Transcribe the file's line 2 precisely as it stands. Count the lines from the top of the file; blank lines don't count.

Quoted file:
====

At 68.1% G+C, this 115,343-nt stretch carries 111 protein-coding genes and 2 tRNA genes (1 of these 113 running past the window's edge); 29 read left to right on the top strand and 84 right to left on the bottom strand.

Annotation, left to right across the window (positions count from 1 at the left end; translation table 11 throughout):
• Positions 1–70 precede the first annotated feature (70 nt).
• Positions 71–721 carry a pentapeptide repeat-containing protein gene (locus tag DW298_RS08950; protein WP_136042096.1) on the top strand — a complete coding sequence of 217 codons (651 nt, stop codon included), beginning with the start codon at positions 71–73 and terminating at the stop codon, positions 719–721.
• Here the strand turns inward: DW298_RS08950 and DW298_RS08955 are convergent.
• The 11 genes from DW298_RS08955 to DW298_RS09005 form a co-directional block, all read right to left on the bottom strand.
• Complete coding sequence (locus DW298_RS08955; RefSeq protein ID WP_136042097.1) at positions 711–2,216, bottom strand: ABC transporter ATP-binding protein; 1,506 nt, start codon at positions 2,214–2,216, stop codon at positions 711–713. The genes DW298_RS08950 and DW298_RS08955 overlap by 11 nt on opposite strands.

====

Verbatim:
Annotation, left to right across the window (positions count from 1 at the left end; translation table 11 throughout):